The Law of Progressive Annoyance has proven to be a great labor saving device, for it has taught me to stifle those random impulses and just go read something. Yes, folks, Law of Progressive Annoyance is REAL, and if you should happen to trigger it, be afraid. Be Very afraid.
How would I characterize The Law of Progressive Annoyance in astrological terms? This is, after all, nominally an astrology blog. What planet would be its ruler? It is Jupiter-ruled, not the domain of Mars as you might infer from the name. Much-maligned Mars is so often the fall guy who gets blamed for Jupiter’s baser motives.
I firmly believe that Jupiter—not Mars—is the God of War, for it has spawned so many wars in the name of religion. The real motives behind most wars are Jupiterian—GREED and the desire to EXPAND. Jupiterians seldom know when Enough is Enough. We want what the other guy has, so we find a reason to attack him that sounds noble…we call him an infidel, guilty of oppression and of crimes against humanity. That’s why we’re forever at war in oil-rich Mideastern countries but not in equally-oppressed but oil-poor Tibet.
Ooops, that tirade will doubtlessly get bleeped and removed from this post by nightfall. My detractors think I’m much too political as it is, although it’s been some time since a book reviewer accused me of being a flame-breathing feminist. I guess the statute of limitations has passed on that one.
The main difference between blogging and regular print media is that I can be as politically incorrect as I really am, with no level-headed editor to say, “Do you really think that’s wise?” You’d be surprised at the stuff that gets posted on this blog when no one is looking and then yanked when I chicken out. If you want to know what I really think about world events, visit Skywriter when I’m writing this stuff, between 4:00-6:00 AM Pacific.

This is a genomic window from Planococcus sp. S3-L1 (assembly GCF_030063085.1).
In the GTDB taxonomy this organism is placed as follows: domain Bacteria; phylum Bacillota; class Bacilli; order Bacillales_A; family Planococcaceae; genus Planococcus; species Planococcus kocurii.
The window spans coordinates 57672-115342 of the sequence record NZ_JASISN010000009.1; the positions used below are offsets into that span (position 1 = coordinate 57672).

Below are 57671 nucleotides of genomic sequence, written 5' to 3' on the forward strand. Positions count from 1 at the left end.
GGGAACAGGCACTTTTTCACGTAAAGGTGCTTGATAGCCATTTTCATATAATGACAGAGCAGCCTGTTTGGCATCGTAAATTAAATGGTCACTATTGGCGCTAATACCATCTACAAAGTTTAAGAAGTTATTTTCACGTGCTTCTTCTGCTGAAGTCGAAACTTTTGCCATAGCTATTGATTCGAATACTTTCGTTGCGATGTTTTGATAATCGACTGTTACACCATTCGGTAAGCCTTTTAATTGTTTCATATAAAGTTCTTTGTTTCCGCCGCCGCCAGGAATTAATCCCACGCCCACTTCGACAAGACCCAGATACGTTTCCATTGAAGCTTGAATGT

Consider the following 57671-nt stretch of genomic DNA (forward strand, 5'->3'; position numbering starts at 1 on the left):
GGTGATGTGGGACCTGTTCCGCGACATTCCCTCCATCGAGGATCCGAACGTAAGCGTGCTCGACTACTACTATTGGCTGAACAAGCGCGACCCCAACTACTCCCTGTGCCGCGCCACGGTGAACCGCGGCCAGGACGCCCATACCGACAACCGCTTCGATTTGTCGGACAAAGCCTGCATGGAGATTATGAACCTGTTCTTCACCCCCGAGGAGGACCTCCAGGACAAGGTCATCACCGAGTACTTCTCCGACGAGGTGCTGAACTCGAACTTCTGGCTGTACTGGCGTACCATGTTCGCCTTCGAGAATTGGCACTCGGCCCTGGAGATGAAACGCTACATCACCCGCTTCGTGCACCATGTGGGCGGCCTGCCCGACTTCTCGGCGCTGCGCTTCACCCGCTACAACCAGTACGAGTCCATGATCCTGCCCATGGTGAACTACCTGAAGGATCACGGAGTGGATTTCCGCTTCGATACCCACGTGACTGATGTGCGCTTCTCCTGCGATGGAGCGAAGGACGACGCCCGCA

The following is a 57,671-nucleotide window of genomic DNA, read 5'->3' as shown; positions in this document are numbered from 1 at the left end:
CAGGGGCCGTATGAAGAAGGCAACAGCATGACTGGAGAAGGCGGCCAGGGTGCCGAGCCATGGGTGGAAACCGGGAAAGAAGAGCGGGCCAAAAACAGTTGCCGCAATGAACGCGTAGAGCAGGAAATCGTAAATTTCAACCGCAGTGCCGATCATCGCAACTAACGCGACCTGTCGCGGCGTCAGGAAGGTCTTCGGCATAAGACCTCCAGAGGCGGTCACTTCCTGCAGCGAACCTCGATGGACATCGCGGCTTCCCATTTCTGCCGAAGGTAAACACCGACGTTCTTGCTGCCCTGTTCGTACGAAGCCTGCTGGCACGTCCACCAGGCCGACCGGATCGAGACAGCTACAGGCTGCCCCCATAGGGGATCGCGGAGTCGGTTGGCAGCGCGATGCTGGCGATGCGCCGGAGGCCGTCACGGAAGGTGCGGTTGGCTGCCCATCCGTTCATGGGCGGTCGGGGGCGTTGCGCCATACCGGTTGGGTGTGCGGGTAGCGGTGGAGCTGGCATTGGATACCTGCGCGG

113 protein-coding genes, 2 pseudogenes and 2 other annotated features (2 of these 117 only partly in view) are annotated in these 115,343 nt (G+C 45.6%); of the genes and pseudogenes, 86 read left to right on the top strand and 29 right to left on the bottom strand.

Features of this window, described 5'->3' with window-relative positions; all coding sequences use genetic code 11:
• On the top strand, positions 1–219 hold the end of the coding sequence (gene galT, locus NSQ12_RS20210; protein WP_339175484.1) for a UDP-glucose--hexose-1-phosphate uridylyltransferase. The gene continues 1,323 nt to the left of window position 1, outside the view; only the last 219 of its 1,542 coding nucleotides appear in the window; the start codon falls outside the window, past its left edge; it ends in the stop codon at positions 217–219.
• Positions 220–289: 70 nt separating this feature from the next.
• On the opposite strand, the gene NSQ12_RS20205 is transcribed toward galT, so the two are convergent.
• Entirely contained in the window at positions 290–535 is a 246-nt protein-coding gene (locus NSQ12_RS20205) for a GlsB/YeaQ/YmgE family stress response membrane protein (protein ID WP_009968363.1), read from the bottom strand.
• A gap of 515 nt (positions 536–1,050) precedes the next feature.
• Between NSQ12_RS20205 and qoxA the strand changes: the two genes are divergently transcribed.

PS. A friend of a friend has recently dubbed me the Erma Bombeck of astrology, since I dispense advice and helpful hints along with humor. I’d say that with this post I have solidly established myself as the Anti-Erma of astrology, since just about the only helpful household hint you’ll ever get from me is to avoid it whenever you can, and when you can’t, do it as quickly and simply as possible. It’s one that always works for me, but less so for my visitors. Read the comments on this post, folks–they’re hilarious!
More Posts about Mars on this Blog:
- Mars—What Great Minds say about Its Functions
- Mars-Pluto Aspects? Use your Manifestation Mojo!
- Johnny Depp’s Darker Roles—Where Do They Show in his Chart?
- Piracy on the High Seas and the Pirates among Us: The Transiting Mars-Uranus Conjunction
- The Transiting Mars-Uranus Conjunction, Last of 4
- It’s Baaaaaack–The Mars Hoax!
More Posts about Jupiter on this Blog:
- Hyperactive Jupiter Syndrome—The Down Side of an Upbeat Planet
- Jupiter in the 12th—When Does Good Luck Turn Bad?
- Why Saturn has as much to do with Luck as Jupiter
- The Jupiter-Neptune-Chiron Conjunction Hits the US Moon